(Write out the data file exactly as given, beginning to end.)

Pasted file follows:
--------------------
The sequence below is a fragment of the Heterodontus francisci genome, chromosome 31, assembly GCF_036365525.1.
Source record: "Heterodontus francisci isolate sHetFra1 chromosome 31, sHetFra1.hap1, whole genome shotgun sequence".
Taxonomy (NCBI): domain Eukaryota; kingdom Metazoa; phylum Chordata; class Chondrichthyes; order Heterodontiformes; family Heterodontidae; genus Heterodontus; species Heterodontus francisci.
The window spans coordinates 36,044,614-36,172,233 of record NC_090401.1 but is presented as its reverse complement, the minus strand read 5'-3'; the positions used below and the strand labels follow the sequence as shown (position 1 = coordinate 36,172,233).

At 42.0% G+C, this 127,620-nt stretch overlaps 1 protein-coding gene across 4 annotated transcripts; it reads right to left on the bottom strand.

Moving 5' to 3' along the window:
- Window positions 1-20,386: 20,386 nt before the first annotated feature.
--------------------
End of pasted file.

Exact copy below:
The sequence below is a fragment of the Heterodontus francisci genome, chromosome 31, assembly GCF_036365525.1.
Source record: "Heterodontus francisci isolate sHetFra1 chromosome 31, sHetFra1.hap1, whole genome shotgun sequence".
Taxonomy (NCBI): domain Eukaryota; kingdom Metazoa; phylum Chordata; class Chondrichthyes; order Heterodontiformes; family Heterodontidae; genus Heterodontus; species Heterodontus francisci.
The window spans coordinates 36,044,614-36,172,233 of record NC_090401.1 but is presented as its reverse complement, the minus strand read 5'-3'; the positions used below and the strand labels follow the sequence as shown (position 1 = coordinate 36,172,233).

At 42.0% G+C, this 127,620-nt stretch overlaps 1 protein-coding gene across 4 annotated transcripts; it reads right to left on the bottom strand.

Moving 5' to 3' along the window:
- Window positions 1-20,386: 20,386 nt before the first annotated feature.